Ok, obviously I'm not spending as much time blogging as I thought I would, or even wished I was. But I'm doing a lot of other important things and learning a LOT! And clearly I haven't forgotten about blogging. I mean, here I am.
Today's card is the IV of wands. Generally thought of as one of the most positive cards in the deck, the Rider Waite depicts the IV of Wands as a card of celebratory ceremony. It is a special day. Two figures raise their hands triumphantly in the air, bouquets joyously held high. In the foreground is a trellis or a wreathed threshold, symbolizing movement through or onto a new phase. In the background is the castle, denoting home, society, or community, and the townspeople have gathered or assembled and are milling about.
The general environment of this card is one of joy, festivity, communion and a happy home life. There appears to be a celebration going on and it's possible these figures are dancing. The threshold, draped with garlands and ribbons, stands as a point of transition, as the couple seem to either be approaching it or have just passed through it. It is a milestone or the completion of something monumental, and there is a sense of abundance and fertility in the air. Perhaps they celebrate a bountiful harvest, the birth of a baby, or an auspicious union.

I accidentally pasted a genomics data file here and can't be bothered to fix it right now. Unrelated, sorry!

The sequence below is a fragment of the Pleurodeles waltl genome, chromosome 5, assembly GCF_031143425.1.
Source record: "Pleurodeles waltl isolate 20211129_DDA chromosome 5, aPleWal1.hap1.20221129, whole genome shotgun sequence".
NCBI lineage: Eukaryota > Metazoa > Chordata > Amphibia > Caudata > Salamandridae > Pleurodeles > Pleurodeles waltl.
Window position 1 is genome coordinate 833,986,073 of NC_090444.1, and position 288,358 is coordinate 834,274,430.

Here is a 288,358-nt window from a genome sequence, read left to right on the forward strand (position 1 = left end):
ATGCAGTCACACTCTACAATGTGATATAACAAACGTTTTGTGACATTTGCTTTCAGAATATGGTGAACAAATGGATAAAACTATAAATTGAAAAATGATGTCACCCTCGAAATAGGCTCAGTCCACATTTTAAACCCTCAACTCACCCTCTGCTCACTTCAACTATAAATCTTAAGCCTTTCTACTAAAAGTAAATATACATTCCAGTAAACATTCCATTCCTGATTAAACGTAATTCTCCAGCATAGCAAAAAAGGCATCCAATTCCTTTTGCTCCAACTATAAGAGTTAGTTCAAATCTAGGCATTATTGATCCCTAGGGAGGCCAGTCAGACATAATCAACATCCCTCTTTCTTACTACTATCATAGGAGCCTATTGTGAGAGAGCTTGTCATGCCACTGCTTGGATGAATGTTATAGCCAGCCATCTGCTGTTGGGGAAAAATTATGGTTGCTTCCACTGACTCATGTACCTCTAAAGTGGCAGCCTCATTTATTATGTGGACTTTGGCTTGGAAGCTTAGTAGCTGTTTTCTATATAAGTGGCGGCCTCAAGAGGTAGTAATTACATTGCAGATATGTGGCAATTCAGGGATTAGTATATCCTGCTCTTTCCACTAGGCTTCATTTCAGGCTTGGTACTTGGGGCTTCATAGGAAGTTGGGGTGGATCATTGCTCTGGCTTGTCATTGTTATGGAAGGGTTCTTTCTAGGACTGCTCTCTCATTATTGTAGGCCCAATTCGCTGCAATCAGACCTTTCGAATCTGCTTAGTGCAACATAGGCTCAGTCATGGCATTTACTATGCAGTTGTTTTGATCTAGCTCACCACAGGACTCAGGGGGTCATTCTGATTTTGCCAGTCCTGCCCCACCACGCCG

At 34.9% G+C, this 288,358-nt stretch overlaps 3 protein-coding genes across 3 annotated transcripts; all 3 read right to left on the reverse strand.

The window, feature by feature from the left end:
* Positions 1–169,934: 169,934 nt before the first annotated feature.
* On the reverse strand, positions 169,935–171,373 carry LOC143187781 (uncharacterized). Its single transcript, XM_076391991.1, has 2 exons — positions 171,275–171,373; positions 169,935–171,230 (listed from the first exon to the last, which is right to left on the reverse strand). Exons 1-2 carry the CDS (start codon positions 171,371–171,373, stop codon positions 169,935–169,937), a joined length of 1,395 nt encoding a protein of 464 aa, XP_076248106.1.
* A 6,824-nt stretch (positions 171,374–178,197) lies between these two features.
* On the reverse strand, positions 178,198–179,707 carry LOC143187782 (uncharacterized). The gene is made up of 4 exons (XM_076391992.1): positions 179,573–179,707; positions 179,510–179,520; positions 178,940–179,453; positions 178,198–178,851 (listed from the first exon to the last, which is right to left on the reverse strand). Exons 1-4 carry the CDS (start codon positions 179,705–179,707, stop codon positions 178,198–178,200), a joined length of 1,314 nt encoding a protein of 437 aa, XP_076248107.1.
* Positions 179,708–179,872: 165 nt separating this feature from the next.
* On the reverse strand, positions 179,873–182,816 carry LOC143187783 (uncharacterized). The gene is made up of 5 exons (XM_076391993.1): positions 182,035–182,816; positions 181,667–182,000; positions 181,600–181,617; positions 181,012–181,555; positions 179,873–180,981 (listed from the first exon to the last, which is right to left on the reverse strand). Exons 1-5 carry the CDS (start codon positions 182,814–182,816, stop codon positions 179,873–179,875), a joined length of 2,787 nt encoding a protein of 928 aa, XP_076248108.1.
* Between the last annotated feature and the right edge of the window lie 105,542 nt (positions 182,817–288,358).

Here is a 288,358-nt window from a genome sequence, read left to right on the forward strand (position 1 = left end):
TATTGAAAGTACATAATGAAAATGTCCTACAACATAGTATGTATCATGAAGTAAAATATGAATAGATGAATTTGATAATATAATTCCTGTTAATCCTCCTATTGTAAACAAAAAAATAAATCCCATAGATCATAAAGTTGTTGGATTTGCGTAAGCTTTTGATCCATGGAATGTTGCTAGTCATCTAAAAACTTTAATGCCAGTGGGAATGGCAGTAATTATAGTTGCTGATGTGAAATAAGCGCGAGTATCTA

Without a doubt this is one of the happiest cards in the deck. But the cards are nothing if not balanced. Just as what's commonly perceived as one of the "worst" cards, Death, is not necessarily a bad card at all, despite its dark and ominous imagery and name - even one of the "best" cards (like the IV of Wands) may not be so rosy. In the tarot, as in life, there is always a capacity for good and bad, dark and light.
The darkness (or warning if you will) found in such a bright card lies in the fact that the figures in the IV of Wands are assembled in front of the castle. While the castle and its townspeople stand as a grounding or unifying element on the surface, there is an "official" sense about this gathering, and it may very well be that they have been mandated to do so. The entire scene wreaks of pomp and circumstance and the whole thing may be a nicely orchestrated and choreographed show! For who really knows what goes on beyond those castle walls?
It must be conceded that this grim reading of the IV of Wands is definitely not the dominant reading of this card, yet it does exist. It's usually safer, easier, happier to take things at face value. But the fact remains that not everything is always as it seems.